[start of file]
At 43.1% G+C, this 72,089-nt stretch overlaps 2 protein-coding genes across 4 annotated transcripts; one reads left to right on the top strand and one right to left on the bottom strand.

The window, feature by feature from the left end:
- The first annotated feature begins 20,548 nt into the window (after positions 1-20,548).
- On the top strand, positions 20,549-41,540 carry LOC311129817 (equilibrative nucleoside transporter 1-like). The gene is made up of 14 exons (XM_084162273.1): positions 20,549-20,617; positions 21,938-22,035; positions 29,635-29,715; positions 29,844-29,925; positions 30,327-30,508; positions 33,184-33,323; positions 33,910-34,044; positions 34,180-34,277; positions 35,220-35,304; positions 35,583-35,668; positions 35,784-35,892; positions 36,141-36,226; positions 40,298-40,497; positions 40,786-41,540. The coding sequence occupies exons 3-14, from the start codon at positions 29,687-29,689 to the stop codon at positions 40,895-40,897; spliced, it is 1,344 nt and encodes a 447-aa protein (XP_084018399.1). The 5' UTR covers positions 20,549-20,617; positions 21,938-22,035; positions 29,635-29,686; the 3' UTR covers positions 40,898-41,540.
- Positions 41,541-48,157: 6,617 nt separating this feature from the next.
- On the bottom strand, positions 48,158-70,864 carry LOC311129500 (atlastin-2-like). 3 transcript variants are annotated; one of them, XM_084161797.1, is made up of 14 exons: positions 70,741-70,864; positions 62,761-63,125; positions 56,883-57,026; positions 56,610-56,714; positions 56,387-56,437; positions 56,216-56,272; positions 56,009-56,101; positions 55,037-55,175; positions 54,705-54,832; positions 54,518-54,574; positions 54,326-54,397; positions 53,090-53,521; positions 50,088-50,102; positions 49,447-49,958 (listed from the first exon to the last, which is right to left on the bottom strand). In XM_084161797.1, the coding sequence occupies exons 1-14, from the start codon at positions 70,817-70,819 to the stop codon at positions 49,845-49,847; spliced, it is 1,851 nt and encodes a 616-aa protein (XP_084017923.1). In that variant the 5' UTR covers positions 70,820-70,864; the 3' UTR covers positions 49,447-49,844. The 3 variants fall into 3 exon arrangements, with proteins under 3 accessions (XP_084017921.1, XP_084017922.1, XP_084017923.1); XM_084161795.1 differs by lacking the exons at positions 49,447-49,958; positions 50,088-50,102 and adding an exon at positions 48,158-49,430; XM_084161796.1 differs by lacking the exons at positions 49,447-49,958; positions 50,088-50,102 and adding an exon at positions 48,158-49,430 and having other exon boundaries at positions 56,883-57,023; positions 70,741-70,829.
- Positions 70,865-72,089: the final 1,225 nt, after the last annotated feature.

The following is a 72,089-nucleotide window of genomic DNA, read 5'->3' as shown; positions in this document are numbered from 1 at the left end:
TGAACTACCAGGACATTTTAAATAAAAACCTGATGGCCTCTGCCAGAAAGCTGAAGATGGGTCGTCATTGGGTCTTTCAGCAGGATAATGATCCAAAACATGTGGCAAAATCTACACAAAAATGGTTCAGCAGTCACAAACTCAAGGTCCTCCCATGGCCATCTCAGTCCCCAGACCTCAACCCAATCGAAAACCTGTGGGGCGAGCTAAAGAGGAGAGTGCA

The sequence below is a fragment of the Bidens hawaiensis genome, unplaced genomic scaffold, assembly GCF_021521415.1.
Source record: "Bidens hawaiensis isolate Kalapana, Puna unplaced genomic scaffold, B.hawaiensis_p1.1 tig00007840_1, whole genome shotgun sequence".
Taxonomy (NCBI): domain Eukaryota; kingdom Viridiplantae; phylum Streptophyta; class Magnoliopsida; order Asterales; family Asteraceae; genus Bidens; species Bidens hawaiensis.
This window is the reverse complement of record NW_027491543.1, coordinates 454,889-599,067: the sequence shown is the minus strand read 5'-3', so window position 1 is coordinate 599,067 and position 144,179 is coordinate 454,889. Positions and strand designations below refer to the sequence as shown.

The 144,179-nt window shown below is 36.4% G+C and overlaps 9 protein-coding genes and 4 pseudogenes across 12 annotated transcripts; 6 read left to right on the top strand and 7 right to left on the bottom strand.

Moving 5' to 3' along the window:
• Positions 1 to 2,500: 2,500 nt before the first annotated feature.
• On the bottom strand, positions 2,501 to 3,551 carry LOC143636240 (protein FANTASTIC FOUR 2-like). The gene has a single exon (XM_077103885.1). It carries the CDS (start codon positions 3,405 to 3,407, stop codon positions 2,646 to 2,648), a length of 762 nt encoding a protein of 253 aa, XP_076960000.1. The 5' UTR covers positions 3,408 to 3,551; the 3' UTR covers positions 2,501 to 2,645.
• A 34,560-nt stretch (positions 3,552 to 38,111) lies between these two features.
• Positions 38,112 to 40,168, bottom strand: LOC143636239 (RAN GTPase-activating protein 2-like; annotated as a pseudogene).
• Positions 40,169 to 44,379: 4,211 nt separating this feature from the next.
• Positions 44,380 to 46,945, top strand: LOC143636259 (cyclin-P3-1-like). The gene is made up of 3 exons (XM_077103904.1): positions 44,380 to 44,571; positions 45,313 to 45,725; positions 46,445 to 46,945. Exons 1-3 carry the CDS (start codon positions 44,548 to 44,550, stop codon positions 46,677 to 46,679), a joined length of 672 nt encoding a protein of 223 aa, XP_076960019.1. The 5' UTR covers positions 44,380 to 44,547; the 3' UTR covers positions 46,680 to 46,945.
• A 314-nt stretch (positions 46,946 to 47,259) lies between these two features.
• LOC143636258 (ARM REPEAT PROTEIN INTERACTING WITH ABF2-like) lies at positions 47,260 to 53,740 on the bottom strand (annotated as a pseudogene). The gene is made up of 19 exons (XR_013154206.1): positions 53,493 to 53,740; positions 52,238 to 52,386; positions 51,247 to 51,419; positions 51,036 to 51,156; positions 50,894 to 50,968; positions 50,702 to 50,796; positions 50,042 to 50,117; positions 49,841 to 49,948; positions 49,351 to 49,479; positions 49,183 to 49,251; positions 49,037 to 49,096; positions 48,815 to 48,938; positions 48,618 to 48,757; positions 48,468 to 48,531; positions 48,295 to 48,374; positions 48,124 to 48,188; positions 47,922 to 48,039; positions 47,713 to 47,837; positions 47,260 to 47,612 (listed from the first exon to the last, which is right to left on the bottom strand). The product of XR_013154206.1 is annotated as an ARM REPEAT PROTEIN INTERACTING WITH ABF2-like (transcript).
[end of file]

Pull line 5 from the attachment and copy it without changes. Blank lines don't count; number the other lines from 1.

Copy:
- Positions 41,541-48,157: 6,617 nt separating this feature from the next.